Dalinar shouldered Sadeas’s hammer as groups of Tanalan’s soldiers flooded down from the walls, forming up to flank Gavilar’s army on both right and left. They’d try to press against the Kholin troops from both sides, but with three Shardbearers to face, they were in trouble. Where was Highlord Tanalan himself ?

Behind, Thakka approached with a small squad of elites, joining Dalinar on the stone viewing platform. Thakka put his hands on the railing, whistling softly.

“Something’s going on with this city,” Dalinar said.


“I don’t know.…” Dalinar might not pay attention to the grand plans Gavilar and Sadeas made, but he was a soldier. He knew battlefields like a woman knew her mother’s recipes: he might not be able to give you measurements, but he could taste when something was off.

The fighting continued behind him, Kholin soldiers clashing with Tanalan’s defenders. Tanalan’s armies didn’t fare well; demoralized by the advancing Kholin army, the enemy ranks quickly broke and scrambled into a retreat, clogging the ramps down into the city. Gavilar and Sadeas didn’t give chase; they had the high ground now. No need to rush into a potential ambush.

Gavilar clomped across the stone, Sadeas beside him. They’d want to survey the city and rain arrows upon those below—maybe even use stolen catapults, if Dalinar had left any functional. They’d siege this place until it broke.

Three Shardbearers, Dalinar thought. Tanalan has to be planning to deal with us somehow.…

This viewing platform was the best vantage for looking into the city. And they’d situated the catapults right next to it—machines that the Shardbearers were certain to attack and disable. Dalinar glanced to the sides, and saw cracks in the stone floor of the viewing platform.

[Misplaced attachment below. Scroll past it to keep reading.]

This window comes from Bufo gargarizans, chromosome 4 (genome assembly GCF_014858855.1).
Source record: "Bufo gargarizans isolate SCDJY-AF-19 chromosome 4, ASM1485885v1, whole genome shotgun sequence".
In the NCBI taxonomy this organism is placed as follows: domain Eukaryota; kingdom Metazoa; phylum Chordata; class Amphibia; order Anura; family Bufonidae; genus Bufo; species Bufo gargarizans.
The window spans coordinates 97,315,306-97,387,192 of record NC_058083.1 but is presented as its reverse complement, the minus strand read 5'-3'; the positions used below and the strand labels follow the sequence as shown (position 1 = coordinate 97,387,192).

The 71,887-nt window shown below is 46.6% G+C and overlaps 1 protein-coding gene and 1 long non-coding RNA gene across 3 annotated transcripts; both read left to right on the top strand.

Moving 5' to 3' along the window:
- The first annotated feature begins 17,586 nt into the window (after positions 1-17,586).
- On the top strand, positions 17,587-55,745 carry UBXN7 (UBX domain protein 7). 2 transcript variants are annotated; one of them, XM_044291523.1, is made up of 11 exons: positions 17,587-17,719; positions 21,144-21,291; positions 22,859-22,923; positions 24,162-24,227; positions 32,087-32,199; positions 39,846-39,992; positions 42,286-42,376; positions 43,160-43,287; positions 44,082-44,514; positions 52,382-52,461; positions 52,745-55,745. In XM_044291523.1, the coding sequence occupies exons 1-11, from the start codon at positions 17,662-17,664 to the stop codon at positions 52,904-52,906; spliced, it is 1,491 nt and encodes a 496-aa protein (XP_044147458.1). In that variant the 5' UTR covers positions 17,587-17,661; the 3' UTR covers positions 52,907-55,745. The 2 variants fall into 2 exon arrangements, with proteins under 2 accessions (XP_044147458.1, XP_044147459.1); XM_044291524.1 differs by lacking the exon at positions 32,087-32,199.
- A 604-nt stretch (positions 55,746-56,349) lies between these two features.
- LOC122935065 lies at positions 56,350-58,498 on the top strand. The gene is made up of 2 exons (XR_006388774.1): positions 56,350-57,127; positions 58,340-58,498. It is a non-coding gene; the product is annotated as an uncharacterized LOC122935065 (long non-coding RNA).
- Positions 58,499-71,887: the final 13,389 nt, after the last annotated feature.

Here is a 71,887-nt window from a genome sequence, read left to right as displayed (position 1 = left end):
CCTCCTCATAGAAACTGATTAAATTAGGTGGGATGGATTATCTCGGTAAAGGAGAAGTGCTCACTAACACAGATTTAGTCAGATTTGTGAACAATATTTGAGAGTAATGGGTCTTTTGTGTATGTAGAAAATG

“No!” Dalinar shouted to Gavilar. “Stay back! It’s a—”

The enemy must have been watching, for the moment he shouted, the ground fell out from beneath him. Dalinar caught a glimpse of Gavilar— held back by Sadeas—looking on in horror as Dalinar, Thakka, and a handful of other elites were toppled into the Rift.

Storms. The entire section of stone where they’d been standing—the lip hanging out over the Rift—had broken free! As the large section of rock tumbled down into the first buildings, Dalinar was flung into the air above the city. Everything spun around him.

A moment later, he crashed into a building with an awful crunch. Something hard hit his arm, an impact so powerful he heard his armor there shatter.

The building failed to stop him. He tore right through the wood and continued, helm grinding against stone as he somehow came in contact with the side of the Rift.

He hit another surface with a loud crunch, and blessedly here he finally stopped. He groaned, feeling a sharp pain from his left hand. He shook his head, and found himself staring upward some fifty feet through a shattered section of the near-vertical wooden city. The large section of falling rock had torn a swath through the city along the steep incline, smashing homes and walkways. Dalinar had been flung just to the north, and had eventually come to rest on the wooden roof of a building.

He didn’t see signs of his men. Thakka, the other elites. But without Shardplate… He growled, angerspren boiling around him like pools of blood. He shifted on the rooftop, but the pain in his hand made him wince. His armor all down his left arm had shattered, and in falling he appeared to have broken a few fingers.

His Shardplate leaked glowing white smoke from a hundred fractures, but the only pieces he’d lost completely were from his left arm and hand.